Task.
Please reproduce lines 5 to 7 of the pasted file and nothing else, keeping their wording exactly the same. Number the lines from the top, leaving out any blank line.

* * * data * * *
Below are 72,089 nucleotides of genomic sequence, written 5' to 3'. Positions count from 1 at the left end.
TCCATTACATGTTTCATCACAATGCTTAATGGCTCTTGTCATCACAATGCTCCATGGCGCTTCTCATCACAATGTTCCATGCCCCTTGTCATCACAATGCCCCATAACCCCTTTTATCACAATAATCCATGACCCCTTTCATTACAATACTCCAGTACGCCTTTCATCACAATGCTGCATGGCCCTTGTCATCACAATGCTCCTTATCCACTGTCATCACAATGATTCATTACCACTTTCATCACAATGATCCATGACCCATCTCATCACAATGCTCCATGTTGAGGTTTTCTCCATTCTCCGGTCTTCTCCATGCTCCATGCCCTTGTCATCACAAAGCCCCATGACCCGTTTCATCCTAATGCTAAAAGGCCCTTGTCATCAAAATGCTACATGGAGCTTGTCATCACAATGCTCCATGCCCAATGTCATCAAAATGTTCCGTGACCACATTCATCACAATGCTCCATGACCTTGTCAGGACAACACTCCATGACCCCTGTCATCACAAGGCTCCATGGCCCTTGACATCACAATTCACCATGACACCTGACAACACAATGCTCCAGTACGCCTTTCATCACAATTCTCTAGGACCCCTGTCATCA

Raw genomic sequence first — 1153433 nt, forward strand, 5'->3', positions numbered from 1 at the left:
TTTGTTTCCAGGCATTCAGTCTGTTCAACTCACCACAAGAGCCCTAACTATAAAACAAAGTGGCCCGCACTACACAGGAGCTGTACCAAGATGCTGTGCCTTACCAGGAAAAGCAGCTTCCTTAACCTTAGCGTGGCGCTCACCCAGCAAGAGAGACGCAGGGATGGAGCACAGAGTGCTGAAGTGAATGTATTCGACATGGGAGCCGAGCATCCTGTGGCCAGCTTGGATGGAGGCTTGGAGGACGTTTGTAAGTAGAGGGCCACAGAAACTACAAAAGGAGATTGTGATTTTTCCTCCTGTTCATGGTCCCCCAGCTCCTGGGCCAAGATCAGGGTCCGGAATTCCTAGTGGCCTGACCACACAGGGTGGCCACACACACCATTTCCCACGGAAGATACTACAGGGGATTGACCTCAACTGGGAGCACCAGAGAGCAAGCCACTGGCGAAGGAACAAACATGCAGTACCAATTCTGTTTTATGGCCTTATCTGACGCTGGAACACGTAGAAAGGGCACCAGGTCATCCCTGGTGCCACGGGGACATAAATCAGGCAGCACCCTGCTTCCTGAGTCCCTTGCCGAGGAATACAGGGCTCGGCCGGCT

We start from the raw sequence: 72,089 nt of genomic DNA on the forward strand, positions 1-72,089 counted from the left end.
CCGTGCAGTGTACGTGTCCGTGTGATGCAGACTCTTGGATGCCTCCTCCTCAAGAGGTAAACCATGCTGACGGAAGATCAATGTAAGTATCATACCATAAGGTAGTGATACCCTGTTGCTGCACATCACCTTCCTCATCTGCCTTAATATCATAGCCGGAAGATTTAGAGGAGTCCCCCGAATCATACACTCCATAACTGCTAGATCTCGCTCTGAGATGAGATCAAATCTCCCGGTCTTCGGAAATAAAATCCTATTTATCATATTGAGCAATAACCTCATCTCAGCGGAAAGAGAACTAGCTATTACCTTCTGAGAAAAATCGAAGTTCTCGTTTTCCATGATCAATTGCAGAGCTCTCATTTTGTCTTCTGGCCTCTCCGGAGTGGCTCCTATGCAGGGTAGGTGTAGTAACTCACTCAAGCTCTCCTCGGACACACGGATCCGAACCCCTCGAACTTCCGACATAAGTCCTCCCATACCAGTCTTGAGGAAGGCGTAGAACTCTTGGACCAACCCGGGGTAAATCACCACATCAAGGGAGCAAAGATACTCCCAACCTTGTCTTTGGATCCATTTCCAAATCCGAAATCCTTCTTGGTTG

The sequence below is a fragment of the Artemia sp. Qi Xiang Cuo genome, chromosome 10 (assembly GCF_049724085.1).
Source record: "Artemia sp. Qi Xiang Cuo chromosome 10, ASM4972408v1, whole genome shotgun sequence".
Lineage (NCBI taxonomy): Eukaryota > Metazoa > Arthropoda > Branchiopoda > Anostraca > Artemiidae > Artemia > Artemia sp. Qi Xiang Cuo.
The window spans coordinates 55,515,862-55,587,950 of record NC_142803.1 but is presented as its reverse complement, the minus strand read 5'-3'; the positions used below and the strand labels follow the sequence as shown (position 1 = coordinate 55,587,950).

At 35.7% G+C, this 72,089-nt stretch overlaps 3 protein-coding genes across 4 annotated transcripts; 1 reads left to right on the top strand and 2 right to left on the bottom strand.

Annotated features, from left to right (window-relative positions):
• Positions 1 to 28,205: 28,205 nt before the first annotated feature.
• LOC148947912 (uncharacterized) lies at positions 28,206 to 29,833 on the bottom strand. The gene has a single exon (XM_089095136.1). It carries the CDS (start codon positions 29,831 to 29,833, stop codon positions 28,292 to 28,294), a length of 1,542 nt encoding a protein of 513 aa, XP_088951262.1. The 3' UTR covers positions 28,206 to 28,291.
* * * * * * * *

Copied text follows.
We start from the raw sequence: 72,089 nt of genomic DNA on the forward strand, positions 1-72,089 counted from the left end.
CCGTGCAGTGTACGTGTCCGTGTGATGCAGACTCTTGGATGCCTCCTCCTCAAGAGGTAAACCATGCTGACGGAAGATCAATGTAAGTATCATACCATAAGGTAGTGATACCCTGTTGCTGCACATCACCTTCCTCATCTGCCTTAATATCATAGCCGGAAGATTTAGAGGAGTCCCCCGAATCATACACTCCATAACTGCTAGATCTCGCTCTGAGATGAGATCAAATCTCCCGGTCTTCGGAAATAAAATCCTATTTATCATATTGAGCAATAACCTCATCTCAGCGGAAAGAGAACTAGCTATTACCTTCTGAGAAAAATCGAAGTTCTCGTTTTCCATGATCAATTGCAGAGCTCTCATTTTGTCTTCTGGCCTCTCCGGAGTGGCTCCTATGCAGGGTAGGTGTAGTAACTCACTCAAGCTCTCCTCGGACACACGGATCCGAACCCCTCGAACTTCCGACATAAGTCCTCCCATACCAGTCTTGAGGAAGGCGTAGAACTCTTGGACCAACCCGGGGTAAATCACCACATCAAGGGAGCAAAGATACTCCCAACCTTGTCTTTGGATCCATTTCCAAATCCGAAATCCTTCTTGGTTG

The sequence below is a fragment of the Artemia sp. Qi Xiang Cuo genome, chromosome 10 (assembly GCF_049724085.1).